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Rosario's baseball foundation came from his mother

Crucita Paniagua has never stopped breaking down, rebuilding her son's swing

Rosario's baseball foundation came from his mother

DENVER - When Rockies catcher Wilin Rosario was 6 in Bonao, Dominican Republic, his mom came up with the perfect gift -- a doll.

"We'd go into the backyard and take the head off the doll," Rosario said. "Then we cut a tree and made a bat. We took out the doll's head and used it for hitting."

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Major League Baseball celebrates Mother's Day by saying thanks to Mom for love, guidance and support. Rosario, the Rockies and the sport itself can thank his mother, Crucita Paniagua, for giving her son the foundation that has made him one of the Major Leagues' top power-hitting catchers since he was promoted -- without time in Triple-A -- during the 2012 season.

Rosario, 25, said his mom hasn't stopped breaking down and rebuilding his swing, either. He smiles when he thinks of his toughest critic.

"Mom is my hitting coach," Rosario said. "She sees something that sometimes I don't see. She's like, 'I want you to use your hands.' She gets mad when I strike out on bad pitches. She tells me, 'That pitch was low. It was on the ground. You keep swinging at that? You kidding me?'

"She gives me a lot of emotion, whether it's good or bad. When you hear your mom tell you something, you pay a little attention. You're like, 'I'm really bad if my mom is telling me what to do.'"

Not many high school or college coaches, or high-pressure travel coaches or high-dollar private instructors can say they have a legitimate Major League power hitter, and possibly another Major Leaguer on the way. Rosario's younger brother, Jario Rosario, played for the Rockies' Rookie-level club in Grand Junction, Colo., last year, and he hit .242 with four home runs, six doubles, three triples and 22 RBIs in 44 games.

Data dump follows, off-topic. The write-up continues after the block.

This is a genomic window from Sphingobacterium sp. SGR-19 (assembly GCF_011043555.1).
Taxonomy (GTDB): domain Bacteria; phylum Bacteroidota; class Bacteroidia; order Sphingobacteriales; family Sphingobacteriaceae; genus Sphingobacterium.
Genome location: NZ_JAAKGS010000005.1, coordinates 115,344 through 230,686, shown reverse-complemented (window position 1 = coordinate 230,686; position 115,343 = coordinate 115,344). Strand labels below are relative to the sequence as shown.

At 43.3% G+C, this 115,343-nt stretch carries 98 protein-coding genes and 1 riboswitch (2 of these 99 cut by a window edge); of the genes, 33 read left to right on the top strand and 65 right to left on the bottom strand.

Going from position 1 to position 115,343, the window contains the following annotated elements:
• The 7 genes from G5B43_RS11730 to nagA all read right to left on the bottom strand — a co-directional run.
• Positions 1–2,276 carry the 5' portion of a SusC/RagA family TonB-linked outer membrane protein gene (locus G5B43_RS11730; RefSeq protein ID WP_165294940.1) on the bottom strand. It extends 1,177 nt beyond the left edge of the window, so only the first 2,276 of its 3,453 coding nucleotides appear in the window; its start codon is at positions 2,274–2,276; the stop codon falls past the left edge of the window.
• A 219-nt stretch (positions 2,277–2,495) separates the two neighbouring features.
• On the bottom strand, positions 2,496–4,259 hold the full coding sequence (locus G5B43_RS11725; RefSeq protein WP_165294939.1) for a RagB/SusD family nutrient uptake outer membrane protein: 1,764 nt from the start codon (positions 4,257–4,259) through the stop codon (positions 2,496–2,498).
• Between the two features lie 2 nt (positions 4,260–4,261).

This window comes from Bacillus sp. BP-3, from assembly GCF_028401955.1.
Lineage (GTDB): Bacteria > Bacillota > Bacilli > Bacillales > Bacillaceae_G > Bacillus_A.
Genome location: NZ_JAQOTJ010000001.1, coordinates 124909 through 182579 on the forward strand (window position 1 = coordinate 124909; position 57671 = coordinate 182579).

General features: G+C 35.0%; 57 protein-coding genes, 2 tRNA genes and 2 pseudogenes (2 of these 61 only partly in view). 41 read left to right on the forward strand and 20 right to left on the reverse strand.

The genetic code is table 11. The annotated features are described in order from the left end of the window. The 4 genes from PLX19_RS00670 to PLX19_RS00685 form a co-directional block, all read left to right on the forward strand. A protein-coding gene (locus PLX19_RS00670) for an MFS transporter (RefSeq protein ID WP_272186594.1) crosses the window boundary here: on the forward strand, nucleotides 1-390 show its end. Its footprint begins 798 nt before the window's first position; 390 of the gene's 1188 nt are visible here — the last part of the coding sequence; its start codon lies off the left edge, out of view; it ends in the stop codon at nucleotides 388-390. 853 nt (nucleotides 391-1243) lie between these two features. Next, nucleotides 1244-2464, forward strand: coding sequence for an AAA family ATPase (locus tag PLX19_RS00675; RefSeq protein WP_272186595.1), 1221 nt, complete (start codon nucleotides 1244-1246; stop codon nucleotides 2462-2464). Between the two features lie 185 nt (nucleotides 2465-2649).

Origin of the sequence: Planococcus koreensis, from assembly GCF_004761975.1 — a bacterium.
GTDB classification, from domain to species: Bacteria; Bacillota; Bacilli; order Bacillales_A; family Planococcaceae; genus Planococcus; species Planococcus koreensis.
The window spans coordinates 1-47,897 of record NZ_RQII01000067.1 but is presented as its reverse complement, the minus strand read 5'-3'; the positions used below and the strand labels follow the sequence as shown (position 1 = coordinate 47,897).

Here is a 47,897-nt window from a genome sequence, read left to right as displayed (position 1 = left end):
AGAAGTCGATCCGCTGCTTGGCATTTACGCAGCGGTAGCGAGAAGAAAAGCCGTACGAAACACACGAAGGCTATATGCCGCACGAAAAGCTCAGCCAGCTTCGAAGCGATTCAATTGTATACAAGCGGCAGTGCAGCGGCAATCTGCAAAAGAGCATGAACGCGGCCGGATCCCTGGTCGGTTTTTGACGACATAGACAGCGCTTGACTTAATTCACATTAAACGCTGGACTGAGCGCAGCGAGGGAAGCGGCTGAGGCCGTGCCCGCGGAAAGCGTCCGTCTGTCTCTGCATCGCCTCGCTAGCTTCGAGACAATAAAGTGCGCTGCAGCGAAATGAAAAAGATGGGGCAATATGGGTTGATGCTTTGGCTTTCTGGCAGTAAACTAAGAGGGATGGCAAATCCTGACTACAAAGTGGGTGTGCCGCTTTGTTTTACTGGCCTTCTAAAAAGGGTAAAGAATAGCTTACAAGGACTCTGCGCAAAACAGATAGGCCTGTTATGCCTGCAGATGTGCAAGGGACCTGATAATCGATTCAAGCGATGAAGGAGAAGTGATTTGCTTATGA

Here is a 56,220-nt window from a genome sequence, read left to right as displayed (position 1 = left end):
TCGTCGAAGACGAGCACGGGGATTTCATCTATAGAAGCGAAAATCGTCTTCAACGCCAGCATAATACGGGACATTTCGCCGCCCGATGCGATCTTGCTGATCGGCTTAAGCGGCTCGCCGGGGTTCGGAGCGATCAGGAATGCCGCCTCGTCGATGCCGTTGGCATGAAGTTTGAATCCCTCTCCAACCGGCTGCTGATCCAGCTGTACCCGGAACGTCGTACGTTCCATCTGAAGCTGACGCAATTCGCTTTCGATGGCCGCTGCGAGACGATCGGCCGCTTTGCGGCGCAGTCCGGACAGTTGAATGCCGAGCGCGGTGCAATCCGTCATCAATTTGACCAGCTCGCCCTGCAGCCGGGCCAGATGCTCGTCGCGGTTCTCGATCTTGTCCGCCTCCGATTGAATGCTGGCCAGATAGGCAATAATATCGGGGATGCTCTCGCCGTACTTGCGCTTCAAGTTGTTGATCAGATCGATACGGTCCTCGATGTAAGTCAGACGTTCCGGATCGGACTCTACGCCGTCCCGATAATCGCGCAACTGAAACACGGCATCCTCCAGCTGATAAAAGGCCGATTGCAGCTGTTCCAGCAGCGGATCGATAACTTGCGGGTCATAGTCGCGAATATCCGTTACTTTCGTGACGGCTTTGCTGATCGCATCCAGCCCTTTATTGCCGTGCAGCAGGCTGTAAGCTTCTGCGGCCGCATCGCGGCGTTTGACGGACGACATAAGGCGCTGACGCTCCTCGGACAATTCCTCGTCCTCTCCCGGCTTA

But give Paniagua a doll's head and a tree and she can work wonders.

She passed on to Rosario the basic athletic ability to make those lessons worthwhile. Rosario said his father, Jose Rosario, worked construction and as a painter, and was not an athlete. Neither is his stepfather, Mariano Garcia. The athletes were his mother and her brothers.

"My family told me they had a team for females in my hometown, and she played," said Rosario, currently on the 15-day disabled list with a viral infection -- a flu-like illness that is affecting several Rockies. "My mom's brothers told me my mom was good. She played third base and catcher a couple of times. She was the best hitter they had on the team.

"So she would take me to the field and we'd play on Saturdays and Sundays, then we'd play in the backyard at our house."

In order to really drive the doll's head, a hitter has to have a solid base. Power comes from the legs. Mom reminds Rosario of that, often.

"Sometimes if I'm high in my stance, she'll tell me, 'Lower, I'd like to see you lower. Bend your knees,'" Rosario said. "That's a little family thing that works. When she's at home in the Dominican, she sees the game on TV and calls me right away.

"She can still hit. She might not have a good swing like me, but she can hit. She can catch, too."

Rosario was thankful his mom visited Denver just when he needed her last year. He was hitting .243 when she showed up for a brief visit on June 15. From that date to the end of the season, Rosario hit .332, had a .349 on-base percentage and hit 11 home runs, 16 doubles and a triple.

She visited during Spring Training this year, but obtaining visas for her or other members of his family can be a frustrating process.

"I remember I had a little problem in April, because they didn't give an April visa for my mom or anybody in my family," Rosario said. "I don't know why. I keep having a hard time this year with my father. I don't understand why. But my mom had a visa from Spring Training."

During the winter, Rosario usually plays for Aguilas in the Dominican Winter League. But he reserves time to be a teammate of his mother.

"On my mom's side of the family, everybody played growing up," he said. "When they were younger, they played baseball, but they play softball now. We have a family team."

Thomas Harding is a reporter for MLB.com. Follow him on Twitter @harding_at_mlb. This story was not subject to the approval of Major League Baseball or its clubs.

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